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Psych in the News
Article: Murder at the Capitol

By Elaine Cassel

A hot July Friday afternoon in the Nation's Capital, Washington, D.C. At the U.S. Capitol building, that regal monument to democracy, a rotunda filled with tourists, enjoying the beauty of the building and one of the many benefits of being in the freest country in the world, where visitors can roam the halls, enter the chambers, and meet and great their elected representatives. A lone gunman, with a .38 caliber handgun. Two U.S. Capitol police officers, guarding the entrance and a Congressman's office, shot and killed. A tourist wounded. The gunman, shot several times, survives, though critically injured.

The freest country in the world. Free to bear arms. Free to be crazy.

On July 24, 1998, Russell ("Rusty") Weston, 41 years old, arrived from Montana, walked into the U.S. Capitol building and began firing his handgun, killing two U.S. Capitol police and wounding a tourist. Officers trying to subdue Weston shot him several times. As of this writing, Weston is in critical condition at D.C. General Hospital, shackled and chained to his bed, with police officers standing guard. Prosecutors have charged him with two counts of murder. They have not yet determined if they will ask for the death penalty if there is a conviction. Weston's court-appointed attorney, a D.C. public defender, has retained a panel of nationally prominent psychiatrists and psychologists to assist him in preparing an insanity defense. Weston's motive is unknown, but he has a history of expressing paranoid beliefs about the U.S. Government.

Weston's rampage once again brought psychology into the forefront of the news. This time, paranoid schizophrenia, the devastating mental illness that strikes young adults and is often chronic. Weston's history with the illness is typical of so many of its sufferers-- an occasional in-patient stay after being committed because they were dangerous to self or others, released after a stay varying from a few days to 2 or 3 months (Weston was hospitalized for 53 days in 1996) with a prescription for anitpsychotic medication and the hope that they will take them regularly so they won't be dangerous again. Or, as one psychiatrist was quoted as saying, "given the Greyhound treatment--put on a bus with a prescription " (The Washington Post, July 27, 1998).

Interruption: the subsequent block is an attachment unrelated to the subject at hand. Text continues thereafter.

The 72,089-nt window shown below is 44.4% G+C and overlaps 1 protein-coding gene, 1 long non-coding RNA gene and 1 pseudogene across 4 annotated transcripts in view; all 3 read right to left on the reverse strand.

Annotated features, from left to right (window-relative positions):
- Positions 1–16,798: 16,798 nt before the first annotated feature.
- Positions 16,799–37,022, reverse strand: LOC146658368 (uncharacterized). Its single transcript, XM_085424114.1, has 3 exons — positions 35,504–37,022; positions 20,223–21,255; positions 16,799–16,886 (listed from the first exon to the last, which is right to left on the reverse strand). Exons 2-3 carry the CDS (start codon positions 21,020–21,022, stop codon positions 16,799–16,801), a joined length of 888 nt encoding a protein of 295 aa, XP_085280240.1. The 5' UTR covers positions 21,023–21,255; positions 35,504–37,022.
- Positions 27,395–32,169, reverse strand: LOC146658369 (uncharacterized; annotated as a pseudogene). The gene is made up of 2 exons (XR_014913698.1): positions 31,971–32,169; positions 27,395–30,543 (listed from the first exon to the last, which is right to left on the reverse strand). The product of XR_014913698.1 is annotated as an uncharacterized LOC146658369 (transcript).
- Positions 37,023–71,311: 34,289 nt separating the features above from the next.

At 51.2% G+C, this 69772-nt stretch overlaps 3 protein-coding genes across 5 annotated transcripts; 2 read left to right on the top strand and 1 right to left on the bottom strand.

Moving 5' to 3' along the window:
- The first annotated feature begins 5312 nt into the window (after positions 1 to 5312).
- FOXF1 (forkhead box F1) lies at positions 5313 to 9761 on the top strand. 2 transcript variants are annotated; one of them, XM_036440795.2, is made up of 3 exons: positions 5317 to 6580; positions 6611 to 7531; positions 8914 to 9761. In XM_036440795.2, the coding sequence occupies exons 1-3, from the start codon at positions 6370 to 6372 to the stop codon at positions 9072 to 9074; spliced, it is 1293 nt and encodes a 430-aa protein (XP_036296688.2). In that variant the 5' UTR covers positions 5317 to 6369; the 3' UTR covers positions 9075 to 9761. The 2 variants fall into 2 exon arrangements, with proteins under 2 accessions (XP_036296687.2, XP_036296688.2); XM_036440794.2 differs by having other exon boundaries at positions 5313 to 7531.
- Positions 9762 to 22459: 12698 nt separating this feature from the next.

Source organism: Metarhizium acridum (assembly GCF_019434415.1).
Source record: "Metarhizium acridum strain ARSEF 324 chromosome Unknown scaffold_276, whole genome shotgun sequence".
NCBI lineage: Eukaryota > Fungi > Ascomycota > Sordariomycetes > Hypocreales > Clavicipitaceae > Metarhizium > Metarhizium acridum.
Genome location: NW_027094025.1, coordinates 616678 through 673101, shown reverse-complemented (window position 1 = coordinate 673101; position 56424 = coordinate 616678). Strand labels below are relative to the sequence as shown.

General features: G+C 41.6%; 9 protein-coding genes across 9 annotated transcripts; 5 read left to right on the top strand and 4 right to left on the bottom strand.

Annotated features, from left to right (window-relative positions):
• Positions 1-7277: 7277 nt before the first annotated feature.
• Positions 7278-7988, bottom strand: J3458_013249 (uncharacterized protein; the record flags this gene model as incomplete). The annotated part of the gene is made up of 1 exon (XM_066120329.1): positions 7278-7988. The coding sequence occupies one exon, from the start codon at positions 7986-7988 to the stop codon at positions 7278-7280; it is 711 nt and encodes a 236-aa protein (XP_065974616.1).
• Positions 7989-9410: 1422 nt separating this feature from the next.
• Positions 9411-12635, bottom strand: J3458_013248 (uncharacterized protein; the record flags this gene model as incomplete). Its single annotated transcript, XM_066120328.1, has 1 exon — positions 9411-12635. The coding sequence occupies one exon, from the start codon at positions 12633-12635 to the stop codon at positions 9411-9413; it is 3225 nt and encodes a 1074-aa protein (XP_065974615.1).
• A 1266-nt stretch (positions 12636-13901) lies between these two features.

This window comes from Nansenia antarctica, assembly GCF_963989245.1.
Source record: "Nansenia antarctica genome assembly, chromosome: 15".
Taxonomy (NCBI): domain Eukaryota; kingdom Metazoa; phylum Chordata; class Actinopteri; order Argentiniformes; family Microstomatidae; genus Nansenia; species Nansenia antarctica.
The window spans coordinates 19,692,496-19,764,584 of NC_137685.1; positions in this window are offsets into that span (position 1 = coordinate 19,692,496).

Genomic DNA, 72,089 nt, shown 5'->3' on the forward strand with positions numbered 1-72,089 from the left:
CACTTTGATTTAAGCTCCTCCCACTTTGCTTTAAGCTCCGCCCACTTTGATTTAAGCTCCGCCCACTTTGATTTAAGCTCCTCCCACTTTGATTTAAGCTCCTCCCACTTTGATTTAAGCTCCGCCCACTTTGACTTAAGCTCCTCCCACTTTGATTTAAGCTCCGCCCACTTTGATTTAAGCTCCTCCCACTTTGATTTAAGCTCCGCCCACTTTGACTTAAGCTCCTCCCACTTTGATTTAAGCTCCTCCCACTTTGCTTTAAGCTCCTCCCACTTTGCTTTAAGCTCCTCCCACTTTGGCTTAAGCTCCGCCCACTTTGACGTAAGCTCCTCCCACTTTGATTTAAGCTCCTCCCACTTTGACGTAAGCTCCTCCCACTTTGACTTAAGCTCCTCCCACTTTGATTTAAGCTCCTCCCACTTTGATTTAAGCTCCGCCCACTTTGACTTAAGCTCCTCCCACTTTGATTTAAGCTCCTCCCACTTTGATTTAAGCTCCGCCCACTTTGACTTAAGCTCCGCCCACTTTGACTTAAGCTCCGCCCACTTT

Our country's laws regulating restraints on personal freedom demands that formerly dangerous mental patients be released when they are no longer dangerous. Free to be crazy. They generally appear to be no longer dangerous when they are stabilized on antipsychotic medications. But when they don't take their medications (as Weston failed to do), paranoid schizophrenics can be dangerous. They may hear voices telling them that someone is out to harm them and that they must take action to protect themselves. They may misperceive an innocent word or gesture of a stranger as a mortal threat. Weston told his parents and neighbors that satellite dishes bombarded him with frightening messages and that television cable receiver boxes contained bombs that would destroy him.

The Weston murders also brought another facet of psychology to the news--the prediction of dangerousness. In deciding whether to release a hospitalized former dangerous mental patient, courts ask mental health professionals to predict whether the person will be dangerous (commit an act of violence) anytime in the future. The American Psychiatric Association has taken the position that psychiatrists have no special knowledge or ability with which to predict dangerous behavior. Human behavior admits of so many individual and situational variables that it would be virtually impossible to predict, with any degree of accuracy, whether someone might be violent in the future (if that future is any longer than the "immediate" future). Not surprisingly, research indicates that psychologists and psychiatrists are inaccurate in their predictions as much as 2 out of 3 times. Obviously, a coin toss would produce better results.

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